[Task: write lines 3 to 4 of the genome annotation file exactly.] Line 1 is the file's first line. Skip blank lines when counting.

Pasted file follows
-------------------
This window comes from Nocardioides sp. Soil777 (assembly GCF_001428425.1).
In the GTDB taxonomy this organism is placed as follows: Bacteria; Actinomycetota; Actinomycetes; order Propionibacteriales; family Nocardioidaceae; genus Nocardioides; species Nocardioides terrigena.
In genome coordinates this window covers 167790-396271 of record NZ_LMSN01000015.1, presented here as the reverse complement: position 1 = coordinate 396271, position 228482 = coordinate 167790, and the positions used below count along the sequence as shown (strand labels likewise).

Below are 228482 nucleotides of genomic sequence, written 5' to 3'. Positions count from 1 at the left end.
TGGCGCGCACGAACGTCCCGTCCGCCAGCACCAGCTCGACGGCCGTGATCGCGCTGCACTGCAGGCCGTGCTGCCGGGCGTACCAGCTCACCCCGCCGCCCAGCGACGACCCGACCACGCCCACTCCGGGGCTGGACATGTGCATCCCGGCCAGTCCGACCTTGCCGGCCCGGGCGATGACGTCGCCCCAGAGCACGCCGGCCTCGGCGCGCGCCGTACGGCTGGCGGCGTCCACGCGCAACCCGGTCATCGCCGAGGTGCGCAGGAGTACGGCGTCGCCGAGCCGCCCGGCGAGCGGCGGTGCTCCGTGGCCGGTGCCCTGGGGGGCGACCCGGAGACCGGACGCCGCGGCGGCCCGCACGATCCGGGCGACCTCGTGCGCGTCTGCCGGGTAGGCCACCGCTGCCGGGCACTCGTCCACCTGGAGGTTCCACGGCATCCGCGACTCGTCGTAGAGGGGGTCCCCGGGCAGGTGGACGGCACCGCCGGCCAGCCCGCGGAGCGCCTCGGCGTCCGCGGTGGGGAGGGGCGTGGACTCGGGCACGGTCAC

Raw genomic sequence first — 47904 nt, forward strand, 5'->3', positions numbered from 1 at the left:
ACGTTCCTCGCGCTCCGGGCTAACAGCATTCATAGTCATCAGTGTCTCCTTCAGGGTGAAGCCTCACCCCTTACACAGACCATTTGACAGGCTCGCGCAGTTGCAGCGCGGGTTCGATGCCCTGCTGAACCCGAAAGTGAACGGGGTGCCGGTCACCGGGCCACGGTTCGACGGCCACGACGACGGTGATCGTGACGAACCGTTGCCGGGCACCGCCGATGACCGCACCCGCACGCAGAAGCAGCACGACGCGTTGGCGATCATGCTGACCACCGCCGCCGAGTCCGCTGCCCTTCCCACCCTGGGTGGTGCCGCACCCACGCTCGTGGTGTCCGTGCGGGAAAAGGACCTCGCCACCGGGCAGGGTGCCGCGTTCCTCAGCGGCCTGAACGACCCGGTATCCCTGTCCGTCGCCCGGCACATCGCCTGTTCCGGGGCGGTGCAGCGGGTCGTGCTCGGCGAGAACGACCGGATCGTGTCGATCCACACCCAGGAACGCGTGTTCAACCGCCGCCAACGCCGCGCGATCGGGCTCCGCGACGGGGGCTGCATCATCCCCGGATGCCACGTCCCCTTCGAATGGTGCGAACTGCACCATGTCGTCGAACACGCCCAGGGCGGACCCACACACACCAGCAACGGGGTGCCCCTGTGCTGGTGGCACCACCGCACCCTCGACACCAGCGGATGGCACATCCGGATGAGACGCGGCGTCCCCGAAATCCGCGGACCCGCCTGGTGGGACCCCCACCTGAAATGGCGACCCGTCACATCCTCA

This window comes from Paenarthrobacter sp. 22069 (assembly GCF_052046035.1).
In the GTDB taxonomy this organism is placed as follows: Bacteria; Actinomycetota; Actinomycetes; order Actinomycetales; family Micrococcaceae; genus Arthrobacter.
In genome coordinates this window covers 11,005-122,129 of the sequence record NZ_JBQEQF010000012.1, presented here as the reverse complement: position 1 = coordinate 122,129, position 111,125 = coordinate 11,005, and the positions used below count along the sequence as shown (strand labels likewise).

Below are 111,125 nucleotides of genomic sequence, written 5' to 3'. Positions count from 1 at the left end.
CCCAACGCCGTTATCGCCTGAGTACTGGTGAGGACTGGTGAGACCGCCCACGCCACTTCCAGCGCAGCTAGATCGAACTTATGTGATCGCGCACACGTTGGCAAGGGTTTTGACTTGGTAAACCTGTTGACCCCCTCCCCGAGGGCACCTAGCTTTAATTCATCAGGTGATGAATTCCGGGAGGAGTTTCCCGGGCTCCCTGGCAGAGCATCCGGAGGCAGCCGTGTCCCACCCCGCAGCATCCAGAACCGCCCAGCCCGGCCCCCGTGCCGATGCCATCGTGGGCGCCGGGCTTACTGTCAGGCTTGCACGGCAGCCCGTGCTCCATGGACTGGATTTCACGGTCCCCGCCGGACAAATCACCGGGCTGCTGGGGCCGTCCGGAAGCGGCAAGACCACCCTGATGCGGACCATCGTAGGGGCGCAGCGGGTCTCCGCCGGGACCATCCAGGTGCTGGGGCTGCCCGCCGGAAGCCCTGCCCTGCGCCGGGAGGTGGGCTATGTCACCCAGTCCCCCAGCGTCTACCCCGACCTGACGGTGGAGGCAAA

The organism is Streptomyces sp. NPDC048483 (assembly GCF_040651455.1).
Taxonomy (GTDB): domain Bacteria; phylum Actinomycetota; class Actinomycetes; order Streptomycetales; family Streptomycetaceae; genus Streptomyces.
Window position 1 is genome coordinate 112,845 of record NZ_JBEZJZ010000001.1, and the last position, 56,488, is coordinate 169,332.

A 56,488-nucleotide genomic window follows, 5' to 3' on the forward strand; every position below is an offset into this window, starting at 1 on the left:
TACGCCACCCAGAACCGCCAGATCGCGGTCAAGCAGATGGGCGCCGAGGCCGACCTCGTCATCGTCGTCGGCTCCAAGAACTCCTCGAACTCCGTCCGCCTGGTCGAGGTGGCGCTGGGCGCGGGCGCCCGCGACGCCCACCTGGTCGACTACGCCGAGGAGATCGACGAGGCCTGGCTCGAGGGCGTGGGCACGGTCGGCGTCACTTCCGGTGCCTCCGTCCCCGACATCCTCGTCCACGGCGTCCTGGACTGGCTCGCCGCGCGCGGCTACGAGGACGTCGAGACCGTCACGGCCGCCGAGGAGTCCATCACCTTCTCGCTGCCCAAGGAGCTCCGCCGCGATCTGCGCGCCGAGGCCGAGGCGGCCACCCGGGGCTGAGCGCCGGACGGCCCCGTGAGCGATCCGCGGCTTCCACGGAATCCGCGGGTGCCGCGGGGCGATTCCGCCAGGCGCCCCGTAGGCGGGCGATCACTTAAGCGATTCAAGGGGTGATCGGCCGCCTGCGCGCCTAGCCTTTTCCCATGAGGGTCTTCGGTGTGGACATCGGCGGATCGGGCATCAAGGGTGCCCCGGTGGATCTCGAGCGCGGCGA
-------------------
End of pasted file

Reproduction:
In genome coordinates this window covers 167790-396271 of record NZ_LMSN01000015.1, presented here as the reverse complement: position 1 = coordinate 396271, position 228482 = coordinate 167790, and the positions used below count along the sequence as shown (strand labels likewise).

Below are 228482 nucleotides of genomic sequence, written 5' to 3'. Positions count from 1 at the left end.